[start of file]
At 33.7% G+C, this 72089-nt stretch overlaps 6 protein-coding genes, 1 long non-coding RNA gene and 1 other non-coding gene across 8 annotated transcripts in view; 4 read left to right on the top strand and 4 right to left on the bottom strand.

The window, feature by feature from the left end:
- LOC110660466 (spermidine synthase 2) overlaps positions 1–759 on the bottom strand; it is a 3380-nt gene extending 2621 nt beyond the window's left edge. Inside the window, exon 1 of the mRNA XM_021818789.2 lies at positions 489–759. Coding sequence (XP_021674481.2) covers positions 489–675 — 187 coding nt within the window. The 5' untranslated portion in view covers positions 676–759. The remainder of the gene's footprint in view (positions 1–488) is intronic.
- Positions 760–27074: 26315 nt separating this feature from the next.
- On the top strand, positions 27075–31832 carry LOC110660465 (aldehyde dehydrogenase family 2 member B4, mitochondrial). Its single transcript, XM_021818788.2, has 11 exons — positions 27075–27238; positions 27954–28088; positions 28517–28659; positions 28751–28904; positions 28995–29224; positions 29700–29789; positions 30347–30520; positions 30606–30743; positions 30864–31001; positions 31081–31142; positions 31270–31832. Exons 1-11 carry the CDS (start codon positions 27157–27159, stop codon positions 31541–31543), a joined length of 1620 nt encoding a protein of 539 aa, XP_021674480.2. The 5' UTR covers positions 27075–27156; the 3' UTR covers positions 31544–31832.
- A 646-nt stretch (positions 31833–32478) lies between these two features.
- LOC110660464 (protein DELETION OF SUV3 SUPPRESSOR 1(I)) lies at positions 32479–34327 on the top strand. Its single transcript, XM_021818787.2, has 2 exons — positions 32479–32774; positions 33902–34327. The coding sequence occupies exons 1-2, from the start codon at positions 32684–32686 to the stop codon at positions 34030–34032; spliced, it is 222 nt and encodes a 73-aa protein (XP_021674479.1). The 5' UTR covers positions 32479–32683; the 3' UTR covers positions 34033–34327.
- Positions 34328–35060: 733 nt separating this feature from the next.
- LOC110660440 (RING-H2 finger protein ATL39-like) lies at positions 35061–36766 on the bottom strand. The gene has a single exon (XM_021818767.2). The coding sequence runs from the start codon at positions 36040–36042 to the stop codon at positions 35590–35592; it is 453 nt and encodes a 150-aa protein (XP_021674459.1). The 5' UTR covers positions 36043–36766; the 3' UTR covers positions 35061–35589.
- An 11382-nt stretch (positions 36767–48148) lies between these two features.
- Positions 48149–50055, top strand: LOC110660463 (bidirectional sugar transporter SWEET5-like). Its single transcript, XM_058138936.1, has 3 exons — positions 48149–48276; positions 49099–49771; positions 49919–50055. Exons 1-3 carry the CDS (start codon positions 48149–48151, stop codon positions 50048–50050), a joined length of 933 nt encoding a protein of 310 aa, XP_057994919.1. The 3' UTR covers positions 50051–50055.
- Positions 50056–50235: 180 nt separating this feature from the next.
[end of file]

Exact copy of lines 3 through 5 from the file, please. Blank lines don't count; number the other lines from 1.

- LOC110660466 (spermidine synthase 2) overlaps positions 1–759 on the bottom strand; it is a 3380-nt gene extending 2621 nt beyond the window's left edge. Inside the window, exon 1 of the mRNA XM_021818789.2 lies at positions 489–759. Coding sequence (XP_021674481.2) covers positions 489–675 — 187 coding nt within the window. The 5' untranslated portion in view covers positions 676–759. The remainder of the gene's footprint in view (positions 1–488) is intronic.
- Positions 760–27074: 26315 nt separating this feature from the next.
- On the top strand, positions 27075–31832 carry LOC110660465 (aldehyde dehydrogenase family 2 member B4, mitochondrial). Its single transcript, XM_021818788.2, has 11 exons — positions 27075–27238; positions 27954–28088; positions 28517–28659; positions 28751–28904; positions 28995–29224; positions 29700–29789; positions 30347–30520; positions 30606–30743; positions 30864–31001; positions 31081–31142; positions 31270–31832. Exons 1-11 carry the CDS (start codon positions 27157–27159, stop codon positions 31541–31543), a joined length of 1620 nt encoding a protein of 539 aa, XP_021674480.2. The 5' UTR covers positions 27075–27156; the 3' UTR covers positions 31544–31832.